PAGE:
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  • First 4 percent can be carried forward to next period

  • Excess reserves typically low due to opportunity costs

  • Knife-Edge problem

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Funding Risk versus Cost

Funding Cost

Funding Risk

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Liability Management

  • Note the tradeoff between funding risk and funding cost.

    • Demand deposits are a source of cheap funds but there is high risk of withdrawal.

    • NOW accounts: manager can adjust the explicit interest rate, implicit rate and minimum balance requirements to alter attractiveness of NOW deposits.

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Deposit Accounts

  • Passbook Savings Accounts: Not checkable. Bank also has power to delay withdrawals for as long as a month.

  • Money market deposit accounts: Somewhat less liquid than demand deposits and NOW accounts. Impose minimum balance requirements and limit the number and denomination of checks each month.

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Time Deposits and CDs

  • Retail CDs: Face values under $100,000 and maturities from 2 weeks to 8 years. Penalties for early withdrawal. Unlike T-bills, interest earned on CDs is taxable.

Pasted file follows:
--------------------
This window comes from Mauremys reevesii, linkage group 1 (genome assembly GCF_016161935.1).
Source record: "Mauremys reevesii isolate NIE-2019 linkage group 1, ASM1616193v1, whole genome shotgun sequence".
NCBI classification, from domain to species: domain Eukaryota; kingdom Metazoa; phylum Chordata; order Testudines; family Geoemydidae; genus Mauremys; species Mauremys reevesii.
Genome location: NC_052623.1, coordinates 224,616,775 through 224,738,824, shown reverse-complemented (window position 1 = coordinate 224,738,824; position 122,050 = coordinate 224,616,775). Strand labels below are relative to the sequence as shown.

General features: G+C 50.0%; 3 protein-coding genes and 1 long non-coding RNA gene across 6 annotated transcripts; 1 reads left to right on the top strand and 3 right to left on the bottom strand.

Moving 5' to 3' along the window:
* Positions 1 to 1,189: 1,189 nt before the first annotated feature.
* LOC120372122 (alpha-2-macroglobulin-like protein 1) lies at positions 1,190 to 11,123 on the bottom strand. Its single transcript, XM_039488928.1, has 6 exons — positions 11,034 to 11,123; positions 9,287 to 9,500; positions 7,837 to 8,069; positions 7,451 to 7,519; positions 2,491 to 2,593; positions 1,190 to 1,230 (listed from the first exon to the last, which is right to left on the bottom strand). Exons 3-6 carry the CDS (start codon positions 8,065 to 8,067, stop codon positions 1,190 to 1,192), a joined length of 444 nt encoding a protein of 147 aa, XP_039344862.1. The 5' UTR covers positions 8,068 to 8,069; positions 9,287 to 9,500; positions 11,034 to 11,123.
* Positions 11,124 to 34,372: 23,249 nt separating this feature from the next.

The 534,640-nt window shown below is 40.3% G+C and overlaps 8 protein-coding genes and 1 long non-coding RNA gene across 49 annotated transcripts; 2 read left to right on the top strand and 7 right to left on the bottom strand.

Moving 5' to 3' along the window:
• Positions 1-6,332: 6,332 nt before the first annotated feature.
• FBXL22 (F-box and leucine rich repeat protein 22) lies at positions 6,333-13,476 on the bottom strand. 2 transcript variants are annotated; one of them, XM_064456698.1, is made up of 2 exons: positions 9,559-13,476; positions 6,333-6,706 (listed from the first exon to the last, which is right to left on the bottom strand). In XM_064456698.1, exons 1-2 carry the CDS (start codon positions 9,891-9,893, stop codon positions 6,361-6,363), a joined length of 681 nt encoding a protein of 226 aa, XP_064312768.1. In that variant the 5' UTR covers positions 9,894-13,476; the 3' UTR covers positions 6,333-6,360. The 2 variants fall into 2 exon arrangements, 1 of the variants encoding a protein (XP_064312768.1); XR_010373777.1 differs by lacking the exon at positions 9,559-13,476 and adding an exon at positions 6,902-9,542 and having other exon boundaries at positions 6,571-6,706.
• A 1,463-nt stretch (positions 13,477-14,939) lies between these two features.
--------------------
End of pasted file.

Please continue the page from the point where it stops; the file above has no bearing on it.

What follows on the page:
• Wholesale CDs: Minimum denominations of $100,000. Wholesale CDs are negotiable.

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Fed Funds

  • Fed funds is the interbank market for excess reserves. 90% have maturities of 1 day.

  • Fed funds rate can be highly variable

    • Prior to July 1998: especially around the second Tuesday and Wednesday of each period. (as high as 30% and lows close to 0% on some Wednesdays).

  • Rollover risk

BUFN722- Financial Institutions

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Repurchase Agreements

  • RPs are collateralized fed funds transactions.

  • Usually backed by government securities.

  • Can be more difficult to arrange than simple fed funds loans.

  • Generally below fed funds rate

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Other Borrowings

  • Bankers acceptances

  • Commercial paper

  • Medium-term notes

  • Discount window loans

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Historical Notes

  • Since 1960, ratio of liquid to illiquid assets has fallen from about 52% to about 26%. But, loans themselves have also become more liquid.

  • Securitization of DI loans

  • In the same period, there has been a shift away from sources of funds that have a high risk of withdrawal.

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Historical Notes

  • During the period since 1960:

    • Noticeable differences between large and small banks with respect to use of low withdrawal risk funds.

    • Reliance on borrowed funds does have its own risks as with Continental Illinois.

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Liquidity Risk in Other FIs

  • Insurance companies

    • Diversify across contracts

    • Hold marketable assets

  • Securities firms

    • Example: Drexel Burnham Lambert

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Pertinent Website

For information on reserve requirements, visit

Federal Reserve www.federalreserve.gov